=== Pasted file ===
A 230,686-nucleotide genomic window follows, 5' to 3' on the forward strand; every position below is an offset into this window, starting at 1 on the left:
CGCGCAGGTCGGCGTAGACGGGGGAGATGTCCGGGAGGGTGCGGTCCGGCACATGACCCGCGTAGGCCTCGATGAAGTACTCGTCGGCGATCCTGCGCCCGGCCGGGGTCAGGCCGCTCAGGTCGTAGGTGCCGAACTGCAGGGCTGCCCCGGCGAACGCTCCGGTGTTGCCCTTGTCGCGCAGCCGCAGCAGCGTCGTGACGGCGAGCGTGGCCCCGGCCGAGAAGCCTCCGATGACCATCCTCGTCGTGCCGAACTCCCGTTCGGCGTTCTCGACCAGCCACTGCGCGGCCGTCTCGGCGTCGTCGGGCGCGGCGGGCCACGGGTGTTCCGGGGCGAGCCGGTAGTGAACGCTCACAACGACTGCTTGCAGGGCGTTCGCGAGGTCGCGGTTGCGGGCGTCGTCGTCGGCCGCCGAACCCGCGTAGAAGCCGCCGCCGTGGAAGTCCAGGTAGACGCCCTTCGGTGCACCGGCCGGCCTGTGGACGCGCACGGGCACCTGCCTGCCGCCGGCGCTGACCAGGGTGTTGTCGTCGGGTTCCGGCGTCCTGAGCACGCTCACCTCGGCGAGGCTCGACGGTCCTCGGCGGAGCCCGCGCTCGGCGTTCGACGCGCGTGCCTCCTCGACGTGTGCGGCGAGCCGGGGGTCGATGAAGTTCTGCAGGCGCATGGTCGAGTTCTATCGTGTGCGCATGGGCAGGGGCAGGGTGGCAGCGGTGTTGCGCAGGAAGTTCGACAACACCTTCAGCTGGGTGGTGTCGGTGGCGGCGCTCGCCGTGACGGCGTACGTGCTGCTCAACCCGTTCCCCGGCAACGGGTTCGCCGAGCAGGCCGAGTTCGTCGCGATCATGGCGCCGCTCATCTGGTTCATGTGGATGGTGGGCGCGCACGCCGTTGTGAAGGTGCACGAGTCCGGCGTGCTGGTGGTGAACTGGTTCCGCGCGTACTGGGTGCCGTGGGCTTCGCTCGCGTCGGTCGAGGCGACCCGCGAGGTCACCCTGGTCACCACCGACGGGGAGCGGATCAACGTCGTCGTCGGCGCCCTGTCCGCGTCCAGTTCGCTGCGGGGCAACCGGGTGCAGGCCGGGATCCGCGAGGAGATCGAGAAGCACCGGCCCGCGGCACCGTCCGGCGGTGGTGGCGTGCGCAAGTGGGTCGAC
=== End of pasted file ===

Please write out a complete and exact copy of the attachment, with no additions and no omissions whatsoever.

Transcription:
A 230,686-nucleotide genomic window follows, 5' to 3' on the forward strand; every position below is an offset into this window, starting at 1 on the left:
CGCGCAGGTCGGCGTAGACGGGGGAGATGTCCGGGAGGGTGCGGTCCGGCACATGACCCGCGTAGGCCTCGATGAAGTACTCGTCGGCGATCCTGCGCCCGGCCGGGGTCAGGCCGCTCAGGTCGTAGGTGCCGAACTGCAGGGCTGCCCCGGCGAACGCTCCGGTGTTGCCCTTGTCGCGCAGCCGCAGCAGCGTCGTGACGGCGAGCGTGGCCCCGGCCGAGAAGCCTCCGATGACCATCCTCGTCGTGCCGAACTCCCGTTCGGCGTTCTCGACCAGCCACTGCGCGGCCGTCTCGGCGTCGTCGGGCGCGGCGGGCCACGGGTGTTCCGGGGCGAGCCGGTAGTGAACGCTCACAACGACTGCTTGCAGGGCGTTCGCGAGGTCGCGGTTGCGGGCGTCGTCGTCGGCCGCCGAACCCGCGTAGAAGCCGCCGCCGTGGAAGTCCAGGTAGACGCCCTTCGGTGCACCGGCCGGCCTGTGGACGCGCACGGGCACCTGCCTGCCGCCGGCGCTGACCAGGGTGTTGTCGTCGGGTTCCGGCGTCCTGAGCACGCTCACCTCGGCGAGGCTCGACGGTCCTCGGCGGAGCCCGCGCTCGGCGTTCGACGCGCGTGCCTCCTCGACGTGTGCGGCGAGCCGGGGGTCGATGAAGTTCTGCAGGCGCATGGTCGAGTTCTATCGTGTGCGCATGGGCAGGGGCAGGGTGGCAGCGGTGTTGCGCAGGAAGTTCGACAACACCTTCAGCTGGGTGGTGTCGGTGGCGGCGCTCGCCGTGACGGCGTACGTGCTGCTCAACCCGTTCCCCGGCAACGGGTTCGCCGAGCAGGCCGAGTTCGTCGCGATCATGGCGCCGCTCATCTGGTTCATGTGGATGGTGGGCGCGCACGCCGTTGTGAAGGTGCACGAGTCCGGCGTGCTGGTGGTGAACTGGTTCCGCGCGTACTGGGTGCCGTGGGCTTCGCTCGCGTCGGTCGAGGCGACCCGCGAGGTCACCCTGGTCACCACCGACGGGGAGCGGATCAACGTCGTCGTCGGCGCCCTGTCCGCGTCCAGTTCGCTGCGGGGCAACCGGGTGCAGGCCGGGATCCGCGAGGAGATCGAGAAGCACCGGCCCGCGGCACCGTCCGGCGGTGGTGGCGTGCGCAAGTGGGTCGAC